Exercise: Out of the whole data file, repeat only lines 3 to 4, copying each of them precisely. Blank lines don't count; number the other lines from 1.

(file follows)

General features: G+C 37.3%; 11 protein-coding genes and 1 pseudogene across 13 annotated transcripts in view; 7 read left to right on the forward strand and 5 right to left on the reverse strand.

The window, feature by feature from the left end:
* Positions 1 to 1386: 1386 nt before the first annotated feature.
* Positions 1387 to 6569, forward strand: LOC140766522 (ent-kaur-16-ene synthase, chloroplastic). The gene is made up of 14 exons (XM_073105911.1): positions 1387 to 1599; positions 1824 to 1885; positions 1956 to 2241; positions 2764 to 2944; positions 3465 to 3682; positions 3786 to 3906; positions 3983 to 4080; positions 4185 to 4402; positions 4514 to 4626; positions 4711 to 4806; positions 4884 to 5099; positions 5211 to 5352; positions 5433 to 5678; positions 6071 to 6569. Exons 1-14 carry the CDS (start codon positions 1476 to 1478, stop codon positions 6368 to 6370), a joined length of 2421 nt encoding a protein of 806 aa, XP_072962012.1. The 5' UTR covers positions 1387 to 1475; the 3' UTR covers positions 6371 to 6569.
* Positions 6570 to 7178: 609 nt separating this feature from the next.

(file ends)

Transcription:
* Positions 1 to 1386: 1386 nt before the first annotated feature.
* Positions 1387 to 6569, forward strand: LOC140766522 (ent-kaur-16-ene synthase, chloroplastic). The gene is made up of 14 exons (XM_073105911.1): positions 1387 to 1599; positions 1824 to 1885; positions 1956 to 2241; positions 2764 to 2944; positions 3465 to 3682; positions 3786 to 3906; positions 3983 to 4080; positions 4185 to 4402; positions 4514 to 4626; positions 4711 to 4806; positions 4884 to 5099; positions 5211 to 5352; positions 5433 to 5678; positions 6071 to 6569. Exons 1-14 carry the CDS (start codon positions 1476 to 1478, stop codon positions 6368 to 6370), a joined length of 2421 nt encoding a protein of 806 aa, XP_072962012.1. The 5' UTR covers positions 1387 to 1475; the 3' UTR covers positions 6371 to 6569.